Those collectors have been watching, studying, buying and upgrading for well over 30 years. An object needs to be very special to gain their interest. All of the major buyers at the September sale (excluding anonymous absentee and phone bidders) are a part of that astute aging group.
There were 79 bidding numbers issued in addition to the absentee and telephone buyers. By the 21st lot when more than half the items went to those not present, Henry commented, “We might want to do this at home next year.” But long-time collectors who were present, as much for the renewal of friendships as chance to buy, acquired four of the top seven lots.
There was a group of young design students visiting historic Hancock and sitting in on the auction. Henry addressed them a couple times and suggested they needed to take a closer look at the Shaker design and material. He is certainly right, and this sale was a good example. It was one for the beginner who is not yet enamored with “pristine” or “all original.”
In the auction, there was a lot of two low-back Shaker dining chairs ($330) and a lot of three spindle-back dining chairs ($1,020). Compare that to new ones sold by Shaker Workshops ($393 each). Either lot of real, authentic Shaker chairs go for less than reproductions! Or a set of six side chairs for the same money as new ones! And there was a pair of No. 3 rockers with original finish that went for only $240. Let’s furnish the house!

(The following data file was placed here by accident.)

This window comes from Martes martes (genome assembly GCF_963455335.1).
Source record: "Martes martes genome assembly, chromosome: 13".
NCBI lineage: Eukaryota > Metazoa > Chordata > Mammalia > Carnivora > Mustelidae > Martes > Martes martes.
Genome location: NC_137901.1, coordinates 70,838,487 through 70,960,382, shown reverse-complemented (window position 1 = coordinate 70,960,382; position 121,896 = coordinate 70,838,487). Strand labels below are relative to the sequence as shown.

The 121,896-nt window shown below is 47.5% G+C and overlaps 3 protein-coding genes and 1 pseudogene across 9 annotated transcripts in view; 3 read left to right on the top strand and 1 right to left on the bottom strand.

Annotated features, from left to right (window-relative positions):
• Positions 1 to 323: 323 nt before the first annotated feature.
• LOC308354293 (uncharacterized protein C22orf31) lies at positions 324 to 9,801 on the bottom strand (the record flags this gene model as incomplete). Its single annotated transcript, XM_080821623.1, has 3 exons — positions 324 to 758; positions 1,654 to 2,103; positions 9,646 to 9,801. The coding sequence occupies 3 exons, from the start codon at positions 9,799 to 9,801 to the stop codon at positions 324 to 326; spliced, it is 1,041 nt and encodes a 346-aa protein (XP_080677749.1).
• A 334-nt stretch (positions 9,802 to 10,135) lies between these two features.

While most of the case pieces exceeded $1,000 (comparable to prices at Pottery Barn), there were several that were below that number. Several of these would be good sellers in the general Americana market, sans the “Shaker” label.
Long-time writer and collector Fran Kramer reflected on the rise and fall of trends. She, like many, pointed to the need for new buyers and younger collectors. She suggested that Shaker furniture be promoted not as a specialty but for its simplicity, functionality, quality and made-in-America roots.
“It is compatible with Danish Modern and Twentieth Century artists,” noted Kramer. It should be offered not just to Shaker collectors, dealers and museums, but marketed to Country Living fans, new home buyers or apartment renters or anyone who wants a good piece of practical furniture at a good price. Maybe, just maybe, these buyers will become Shaker collectors, but it does not matter…having them in the marketplace is the point.”
Prices reported include the buyer’s premium.
Long-time collectors of Shaker can look forward to next year when Henry brings some choice items up for bids. And a younger generation can anticipate another opportunity to add well-made products to their living quarters.
For additional information, www.willishenryauctions.com or 781-834-7774.